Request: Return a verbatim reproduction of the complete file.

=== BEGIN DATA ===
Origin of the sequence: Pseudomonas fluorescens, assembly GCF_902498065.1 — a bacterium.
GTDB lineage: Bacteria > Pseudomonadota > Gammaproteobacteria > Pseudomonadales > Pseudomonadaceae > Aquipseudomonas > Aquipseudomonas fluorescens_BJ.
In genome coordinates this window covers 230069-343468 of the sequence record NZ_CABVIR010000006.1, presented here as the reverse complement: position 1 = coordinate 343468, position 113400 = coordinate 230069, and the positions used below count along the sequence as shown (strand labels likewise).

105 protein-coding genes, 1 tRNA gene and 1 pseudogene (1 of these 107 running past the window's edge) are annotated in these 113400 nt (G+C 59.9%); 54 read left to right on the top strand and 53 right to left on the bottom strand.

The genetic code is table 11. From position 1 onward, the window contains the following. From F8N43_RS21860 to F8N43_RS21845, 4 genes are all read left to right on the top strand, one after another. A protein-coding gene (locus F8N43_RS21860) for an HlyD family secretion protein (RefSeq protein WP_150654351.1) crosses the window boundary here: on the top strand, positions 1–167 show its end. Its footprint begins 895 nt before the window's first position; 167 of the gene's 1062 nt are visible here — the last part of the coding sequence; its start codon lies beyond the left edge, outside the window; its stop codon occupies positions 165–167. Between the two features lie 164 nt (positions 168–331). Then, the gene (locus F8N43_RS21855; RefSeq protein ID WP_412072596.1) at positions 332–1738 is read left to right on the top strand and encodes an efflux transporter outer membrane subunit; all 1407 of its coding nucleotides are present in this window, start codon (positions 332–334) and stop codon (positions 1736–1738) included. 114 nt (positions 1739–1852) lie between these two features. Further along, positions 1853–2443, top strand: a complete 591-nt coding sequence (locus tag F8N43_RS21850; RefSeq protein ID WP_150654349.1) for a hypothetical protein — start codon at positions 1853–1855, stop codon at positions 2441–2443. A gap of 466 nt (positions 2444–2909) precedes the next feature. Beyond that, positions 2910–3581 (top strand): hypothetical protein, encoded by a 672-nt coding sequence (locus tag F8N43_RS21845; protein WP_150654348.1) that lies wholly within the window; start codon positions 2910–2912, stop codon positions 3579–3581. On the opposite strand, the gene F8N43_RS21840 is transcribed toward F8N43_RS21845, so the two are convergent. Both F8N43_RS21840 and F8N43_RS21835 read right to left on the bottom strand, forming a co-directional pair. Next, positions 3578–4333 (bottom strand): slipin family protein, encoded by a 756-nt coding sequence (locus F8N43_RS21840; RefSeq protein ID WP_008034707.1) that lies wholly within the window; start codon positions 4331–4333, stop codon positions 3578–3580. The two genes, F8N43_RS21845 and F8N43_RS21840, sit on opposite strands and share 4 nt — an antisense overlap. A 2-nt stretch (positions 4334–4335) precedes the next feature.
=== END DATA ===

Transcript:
Origin of the sequence: Pseudomonas fluorescens, assembly GCF_902498065.1 — a bacterium.
GTDB lineage: Bacteria > Pseudomonadota > Gammaproteobacteria > Pseudomonadales > Pseudomonadaceae > Aquipseudomonas > Aquipseudomonas fluorescens_BJ.
In genome coordinates this window covers 230069-343468 of the sequence record NZ_CABVIR010000006.1, presented here as the reverse complement: position 1 = coordinate 343468, position 113400 = coordinate 230069, and the positions used below count along the sequence as shown (strand labels likewise).

105 protein-coding genes, 1 tRNA gene and 1 pseudogene (1 of these 107 running past the window's edge) are annotated in these 113400 nt (G+C 59.9%); 54 read left to right on the top strand and 53 right to left on the bottom strand.

The genetic code is table 11. From position 1 onward, the window contains the following. From F8N43_RS21860 to F8N43_RS21845, 4 genes are all read left to right on the top strand, one after another. A protein-coding gene (locus F8N43_RS21860) for an HlyD family secretion protein (RefSeq protein WP_150654351.1) crosses the window boundary here: on the top strand, positions 1–167 show its end. Its footprint begins 895 nt before the window's first position; 167 of the gene's 1062 nt are visible here — the last part of the coding sequence; its start codon lies beyond the left edge, outside the window; its stop codon occupies positions 165–167. Between the two features lie 164 nt (positions 168–331). Then, the gene (locus F8N43_RS21855; RefSeq protein ID WP_412072596.1) at positions 332–1738 is read left to right on the top strand and encodes an efflux transporter outer membrane subunit; all 1407 of its coding nucleotides are present in this window, start codon (positions 332–334) and stop codon (positions 1736–1738) included. 114 nt (positions 1739–1852) lie between these two features. Further along, positions 1853–2443, top strand: a complete 591-nt coding sequence (locus tag F8N43_RS21850; RefSeq protein ID WP_150654349.1) for a hypothetical protein — start codon at positions 1853–1855, stop codon at positions 2441–2443. A gap of 466 nt (positions 2444–2909) precedes the next feature. Beyond that, positions 2910–3581 (top strand): hypothetical protein, encoded by a 672-nt coding sequence (locus tag F8N43_RS21845; protein WP_150654348.1) that lies wholly within the window; start codon positions 2910–2912, stop codon positions 3579–3581. On the opposite strand, the gene F8N43_RS21840 is transcribed toward F8N43_RS21845, so the two are convergent. Both F8N43_RS21840 and F8N43_RS21835 read right to left on the bottom strand, forming a co-directional pair. Next, positions 3578–4333 (bottom strand): slipin family protein, encoded by a 756-nt coding sequence (locus F8N43_RS21840; RefSeq protein ID WP_008034707.1) that lies wholly within the window; start codon positions 4331–4333, stop codon positions 3578–3580. The two genes, F8N43_RS21845 and F8N43_RS21840, sit on opposite strands and share 4 nt — an antisense overlap. A 2-nt stretch (positions 4334–4335) precedes the next feature.